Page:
A last word: He was something out of Guys & Dolls. He even dressed the part with that gold chain. If central casting was going to audition somebody to play a Vegas bookmaker, he would have gotten the role immediately. There never will be another like him.


Marv Albert at 71: I’m better now than I’ve ever been

It was my turn on the teleconference, and I asked Marv Albert how he felt about passing the big 7-0-mark in age in 2011 and whether he had any intention to slow down.

Albert, now 71, answered the question, and I didn’t think much about it.

However, the following day, I received word that Albert wanted to talk to me. A few minutes later, he was on the line.

“I didn’t feel like I gave you a very good answer to your question,” Albert said. “Your question caught off guard. I really haven’t been asked about it.”

Indeed, turning 70 isn’t news in this business anymore. It is just a speed bump for broadcasters and analysts these days. The landscape is jammed with guys who have blitzed past the notion of retirement age. Brent Musburger is 73; Verne Lundquist is 72. And heck, they’re just kids compared to Vin Scully, who turns 85 this month.

“The most important thing is that 70 is the new 68,” Albert joked.

Last week, he kicked off another NBA season on TNT, continuing a run that began in 1967 when at age 26 he became the voice of the Knicks.

With a bit more time to think about my question, here’s what Albert had to say:

“I feel I’m better now than I ever have been. You learn so much as you’re doing it. I’m watching tapes and I’ll see things that get me annoyed and where I know I can improve. I understand better letting the crowd play more. I’ve always said it was important for me who I was working with, because I like to kid around a lot. But I’ve also learned to use my partner better.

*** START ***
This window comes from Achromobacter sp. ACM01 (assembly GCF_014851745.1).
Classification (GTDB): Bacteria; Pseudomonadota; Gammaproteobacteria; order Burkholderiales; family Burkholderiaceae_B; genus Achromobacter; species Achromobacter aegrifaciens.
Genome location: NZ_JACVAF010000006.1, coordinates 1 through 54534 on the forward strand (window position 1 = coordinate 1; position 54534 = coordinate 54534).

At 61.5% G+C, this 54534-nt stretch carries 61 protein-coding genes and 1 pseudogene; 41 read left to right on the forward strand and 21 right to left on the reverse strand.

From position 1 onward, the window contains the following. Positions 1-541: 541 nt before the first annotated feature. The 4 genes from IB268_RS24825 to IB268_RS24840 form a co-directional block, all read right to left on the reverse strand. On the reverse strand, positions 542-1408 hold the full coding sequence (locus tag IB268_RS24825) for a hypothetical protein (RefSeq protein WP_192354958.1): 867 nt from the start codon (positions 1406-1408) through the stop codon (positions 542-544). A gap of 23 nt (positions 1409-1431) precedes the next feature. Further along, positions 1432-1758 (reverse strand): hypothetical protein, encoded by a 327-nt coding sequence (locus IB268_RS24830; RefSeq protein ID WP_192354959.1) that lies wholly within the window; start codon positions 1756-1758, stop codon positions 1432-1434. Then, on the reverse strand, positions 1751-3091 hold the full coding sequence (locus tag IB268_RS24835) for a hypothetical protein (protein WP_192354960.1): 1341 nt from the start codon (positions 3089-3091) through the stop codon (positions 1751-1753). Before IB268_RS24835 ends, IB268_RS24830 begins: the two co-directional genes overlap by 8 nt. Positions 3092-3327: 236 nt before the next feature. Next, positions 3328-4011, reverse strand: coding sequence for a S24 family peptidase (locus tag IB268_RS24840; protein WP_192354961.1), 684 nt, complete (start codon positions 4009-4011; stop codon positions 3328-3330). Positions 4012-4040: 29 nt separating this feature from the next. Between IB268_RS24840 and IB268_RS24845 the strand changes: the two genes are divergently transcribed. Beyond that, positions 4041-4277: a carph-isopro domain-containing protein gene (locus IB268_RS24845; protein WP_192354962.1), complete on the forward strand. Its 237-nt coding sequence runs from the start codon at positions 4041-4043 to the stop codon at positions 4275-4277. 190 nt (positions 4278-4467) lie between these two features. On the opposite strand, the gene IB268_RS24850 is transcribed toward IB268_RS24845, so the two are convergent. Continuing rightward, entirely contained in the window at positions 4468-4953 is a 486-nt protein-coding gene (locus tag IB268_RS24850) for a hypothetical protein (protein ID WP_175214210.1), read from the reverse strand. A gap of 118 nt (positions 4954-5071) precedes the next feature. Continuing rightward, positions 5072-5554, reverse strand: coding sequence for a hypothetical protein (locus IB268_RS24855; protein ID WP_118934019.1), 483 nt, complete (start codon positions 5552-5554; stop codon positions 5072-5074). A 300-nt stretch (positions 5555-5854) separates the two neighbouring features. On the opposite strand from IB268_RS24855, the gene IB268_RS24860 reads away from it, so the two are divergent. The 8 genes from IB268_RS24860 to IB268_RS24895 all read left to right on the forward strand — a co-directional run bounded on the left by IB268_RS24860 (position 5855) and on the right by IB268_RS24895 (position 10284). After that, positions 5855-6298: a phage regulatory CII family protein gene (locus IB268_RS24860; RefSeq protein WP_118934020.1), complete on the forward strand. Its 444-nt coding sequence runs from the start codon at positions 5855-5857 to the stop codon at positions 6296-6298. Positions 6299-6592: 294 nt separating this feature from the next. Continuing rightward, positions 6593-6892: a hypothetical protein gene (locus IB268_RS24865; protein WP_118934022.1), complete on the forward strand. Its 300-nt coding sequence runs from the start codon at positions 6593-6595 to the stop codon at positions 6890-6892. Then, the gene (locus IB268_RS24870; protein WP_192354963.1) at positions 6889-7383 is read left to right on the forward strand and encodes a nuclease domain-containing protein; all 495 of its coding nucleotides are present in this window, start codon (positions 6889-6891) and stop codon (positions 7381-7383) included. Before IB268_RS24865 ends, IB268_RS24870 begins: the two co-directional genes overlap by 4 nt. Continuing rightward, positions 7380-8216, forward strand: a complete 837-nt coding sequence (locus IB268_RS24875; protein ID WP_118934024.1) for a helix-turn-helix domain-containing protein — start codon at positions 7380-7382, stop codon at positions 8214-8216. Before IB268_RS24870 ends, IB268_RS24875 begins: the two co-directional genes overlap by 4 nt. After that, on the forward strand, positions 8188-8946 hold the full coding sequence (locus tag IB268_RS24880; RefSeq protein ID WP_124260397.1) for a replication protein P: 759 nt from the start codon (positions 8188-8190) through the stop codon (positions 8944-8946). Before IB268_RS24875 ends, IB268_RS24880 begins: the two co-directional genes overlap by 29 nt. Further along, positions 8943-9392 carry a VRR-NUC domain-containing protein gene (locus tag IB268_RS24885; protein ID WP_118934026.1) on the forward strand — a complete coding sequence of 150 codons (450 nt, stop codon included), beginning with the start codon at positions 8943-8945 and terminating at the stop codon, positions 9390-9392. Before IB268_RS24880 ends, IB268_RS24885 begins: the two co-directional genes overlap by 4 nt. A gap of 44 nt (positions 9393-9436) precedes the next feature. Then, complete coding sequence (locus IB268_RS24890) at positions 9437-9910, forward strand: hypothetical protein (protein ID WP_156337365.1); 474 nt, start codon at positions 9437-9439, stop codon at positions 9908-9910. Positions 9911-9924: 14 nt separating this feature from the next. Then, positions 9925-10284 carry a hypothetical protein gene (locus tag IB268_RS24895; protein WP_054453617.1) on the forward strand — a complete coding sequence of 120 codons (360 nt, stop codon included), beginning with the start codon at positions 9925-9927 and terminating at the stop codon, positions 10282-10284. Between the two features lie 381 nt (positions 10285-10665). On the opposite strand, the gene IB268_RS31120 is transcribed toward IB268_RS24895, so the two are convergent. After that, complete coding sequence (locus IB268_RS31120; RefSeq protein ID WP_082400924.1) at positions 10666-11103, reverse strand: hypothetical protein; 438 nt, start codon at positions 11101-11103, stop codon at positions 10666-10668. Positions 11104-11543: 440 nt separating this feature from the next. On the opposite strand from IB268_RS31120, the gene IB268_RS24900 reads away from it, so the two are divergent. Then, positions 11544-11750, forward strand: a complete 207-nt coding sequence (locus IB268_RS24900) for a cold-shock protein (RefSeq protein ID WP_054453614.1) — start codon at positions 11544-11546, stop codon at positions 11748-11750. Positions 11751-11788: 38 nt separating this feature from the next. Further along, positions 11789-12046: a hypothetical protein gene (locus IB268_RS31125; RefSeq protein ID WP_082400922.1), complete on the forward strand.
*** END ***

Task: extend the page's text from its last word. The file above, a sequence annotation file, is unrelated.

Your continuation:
“I love what I’m doing. As long as I can stay at the same standard, there’s no reason to stop. It feels pretty good.”

Albert says he has cut back a bit in recent years, but it’s still a busy schedule. He calls an NFL game for CBS on Sundays; he was at Baltimore-Cincinnati Sunday. He has his basketball duties for TNT, and he picks up the NCAA basketball tournament for CBS and TNT in March, which has emerged as a favorite assignment.

The key for Albert?

“I still enjoy the preparation,” Albert said. “I look forward to getting ready to call a game.”

The real workhorse in the Albert family now is his son, Kenny. He does baseball and the NFL for Fox Sports; the Rangers games for MSG, along with other assignments.

“I ask my son, Kenny, ‘Why are you doing all this?'” Albert said. “And then I say, I did the same thing. You want to do everything.”

The new NBA season brings Albert back to his roots with the Nets moving to Brooklyn. He grew up in Brooklyn watching the Dodgers. He wrote a first-person piece in the New York Times last week.

In our interview, he talked about Brooklyn, the Nets and the impact on basketball in New York.

“It goes back to the Dodgers. It’s a very unique place. It’s very New York. I remember playing stick ball. The neighborhoods are unique. Coney Island. Brighton Beach, where I come from, playing roller hockey in the streets, taking the subway to go to Ebbetts Field.

“I don’t know if a large number of Knick fans will change to Net fans. I think the Nets will be a smash hit with the new arena. But you have to win. If they aren’t a winning team right away, that’ll be tough. They know that, which is the reason why they made the moves they did.”